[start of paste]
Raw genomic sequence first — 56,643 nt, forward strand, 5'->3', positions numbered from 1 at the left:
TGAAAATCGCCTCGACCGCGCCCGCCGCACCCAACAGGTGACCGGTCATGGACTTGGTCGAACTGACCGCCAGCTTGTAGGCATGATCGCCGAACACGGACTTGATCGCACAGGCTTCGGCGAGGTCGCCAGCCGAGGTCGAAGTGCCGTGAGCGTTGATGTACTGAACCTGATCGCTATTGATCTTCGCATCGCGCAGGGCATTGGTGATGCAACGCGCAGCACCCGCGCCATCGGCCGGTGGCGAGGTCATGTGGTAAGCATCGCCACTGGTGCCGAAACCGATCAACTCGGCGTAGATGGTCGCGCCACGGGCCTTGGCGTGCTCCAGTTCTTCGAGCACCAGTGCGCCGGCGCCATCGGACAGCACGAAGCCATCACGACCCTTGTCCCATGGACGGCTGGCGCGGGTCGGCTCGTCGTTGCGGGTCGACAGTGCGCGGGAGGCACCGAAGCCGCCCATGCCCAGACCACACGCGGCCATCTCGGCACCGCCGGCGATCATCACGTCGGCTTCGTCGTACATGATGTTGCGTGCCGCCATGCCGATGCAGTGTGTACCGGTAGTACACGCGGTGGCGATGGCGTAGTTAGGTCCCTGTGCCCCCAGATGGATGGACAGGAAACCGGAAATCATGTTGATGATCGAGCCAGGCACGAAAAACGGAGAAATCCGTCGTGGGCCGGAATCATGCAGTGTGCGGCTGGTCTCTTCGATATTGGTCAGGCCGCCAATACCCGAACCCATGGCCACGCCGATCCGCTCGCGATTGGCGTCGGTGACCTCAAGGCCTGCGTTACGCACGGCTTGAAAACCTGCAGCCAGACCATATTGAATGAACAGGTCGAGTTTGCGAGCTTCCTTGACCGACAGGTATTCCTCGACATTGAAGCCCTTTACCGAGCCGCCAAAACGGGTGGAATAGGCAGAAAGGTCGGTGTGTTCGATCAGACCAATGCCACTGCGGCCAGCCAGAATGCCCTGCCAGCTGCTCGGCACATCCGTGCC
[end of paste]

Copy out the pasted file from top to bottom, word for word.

Raw genomic sequence first — 56,643 nt, forward strand, 5'->3', positions numbered from 1 at the left:
TGAAAATCGCCTCGACCGCGCCCGCCGCACCCAACAGGTGACCGGTCATGGACTTGGTCGAACTGACCGCCAGCTTGTAGGCATGATCGCCGAACACGGACTTGATCGCACAGGCTTCGGCGAGGTCGCCAGCCGAGGTCGAAGTGCCGTGAGCGTTGATGTACTGAACCTGATCGCTATTGATCTTCGCATCGCGCAGGGCATTGGTGATGCAACGCGCAGCACCCGCGCCATCGGCCGGTGGCGAGGTCATGTGGTAAGCATCGCCACTGGTGCCGAAACCGATCAACTCGGCGTAGATGGTCGCGCCACGGGCCTTGGCGTGCTCCAGTTCTTCGAGCACCAGTGCGCCGGCGCCATCGGACAGCACGAAGCCATCACGACCCTTGTCCCATGGACGGCTGGCGCGGGTCGGCTCGTCGTTGCGGGTCGACAGTGCGCGGGAGGCACCGAAGCCGCCCATGCCCAGACCACACGCGGCCATCTCGGCACCGCCGGCGATCATCACGTCGGCTTCGTCGTACATGATGTTGCGTGCCGCCATGCCGATGCAGTGTGTACCGGTAGTACACGCGGTGGCGATGGCGTAGTTAGGTCCCTGTGCCCCCAGATGGATGGACAGGAAACCGGAAATCATGTTGATGATCGAGCCAGGCACGAAAAACGGAGAAATCCGTCGTGGGCCGGAATCATGCAGTGTGCGGCTGGTCTCTTCGATATTGGTCAGGCCGCCAATACCCGAACCCATGGCCACGCCGATCCGCTCGCGATTGGCGTCGGTGACCTCAAGGCCTGCGTTACGCACGGCTTGAAAACCTGCAGCCAGACCATATTGAATGAACAGGTCGAGTTTGCGAGCTTCCTTGACCGACAGGTATTCCTCGACATTGAAGCCCTTTACCGAGCCGCCAAAACGGGTGGAATAGGCAGAAAGGTCGGTGTGTTCGATCAGACCAATGCCACTGCGGCCAGCCAGAATGCCCTGCCAGCTGCTCGGCACATCCGTGCC